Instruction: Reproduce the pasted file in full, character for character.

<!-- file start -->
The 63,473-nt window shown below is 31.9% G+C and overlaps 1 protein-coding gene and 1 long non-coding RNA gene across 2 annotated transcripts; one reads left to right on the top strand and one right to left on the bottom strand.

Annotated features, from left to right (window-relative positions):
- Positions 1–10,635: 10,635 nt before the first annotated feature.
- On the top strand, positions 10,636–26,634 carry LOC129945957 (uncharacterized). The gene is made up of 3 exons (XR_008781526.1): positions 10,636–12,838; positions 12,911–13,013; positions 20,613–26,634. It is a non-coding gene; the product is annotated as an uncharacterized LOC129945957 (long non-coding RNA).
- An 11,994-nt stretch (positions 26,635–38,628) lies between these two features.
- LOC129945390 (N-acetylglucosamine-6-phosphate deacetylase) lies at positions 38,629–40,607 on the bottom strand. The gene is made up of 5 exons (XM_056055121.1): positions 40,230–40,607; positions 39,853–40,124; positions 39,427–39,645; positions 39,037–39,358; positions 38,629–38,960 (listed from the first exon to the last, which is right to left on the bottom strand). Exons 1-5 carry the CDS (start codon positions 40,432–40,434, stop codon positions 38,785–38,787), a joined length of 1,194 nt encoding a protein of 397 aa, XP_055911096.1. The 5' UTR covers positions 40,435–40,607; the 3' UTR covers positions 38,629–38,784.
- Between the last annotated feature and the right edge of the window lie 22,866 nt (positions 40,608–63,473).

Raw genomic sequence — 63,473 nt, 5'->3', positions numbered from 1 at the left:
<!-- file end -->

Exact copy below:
The 63,473-nt window shown below is 31.9% G+C and overlaps 1 protein-coding gene and 1 long non-coding RNA gene across 2 annotated transcripts; one reads left to right on the top strand and one right to left on the bottom strand.

Annotated features, from left to right (window-relative positions):
- Positions 1–10,635: 10,635 nt before the first annotated feature.
- On the top strand, positions 10,636–26,634 carry LOC129945957 (uncharacterized). The gene is made up of 3 exons (XR_008781526.1): positions 10,636–12,838; positions 12,911–13,013; positions 20,613–26,634. It is a non-coding gene; the product is annotated as an uncharacterized LOC129945957 (long non-coding RNA).
- An 11,994-nt stretch (positions 26,635–38,628) lies between these two features.
- LOC129945390 (N-acetylglucosamine-6-phosphate deacetylase) lies at positions 38,629–40,607 on the bottom strand. The gene is made up of 5 exons (XM_056055121.1): positions 40,230–40,607; positions 39,853–40,124; positions 39,427–39,645; positions 39,037–39,358; positions 38,629–38,960 (listed from the first exon to the last, which is right to left on the bottom strand). Exons 1-5 carry the CDS (start codon positions 40,432–40,434, stop codon positions 38,785–38,787), a joined length of 1,194 nt encoding a protein of 397 aa, XP_055911096.1. The 5' UTR covers positions 40,435–40,607; the 3' UTR covers positions 38,629–38,784.
- Between the last annotated feature and the right edge of the window lie 22,866 nt (positions 40,608–63,473).

Raw genomic sequence — 63,473 nt, 5'->3', positions numbered from 1 at the left: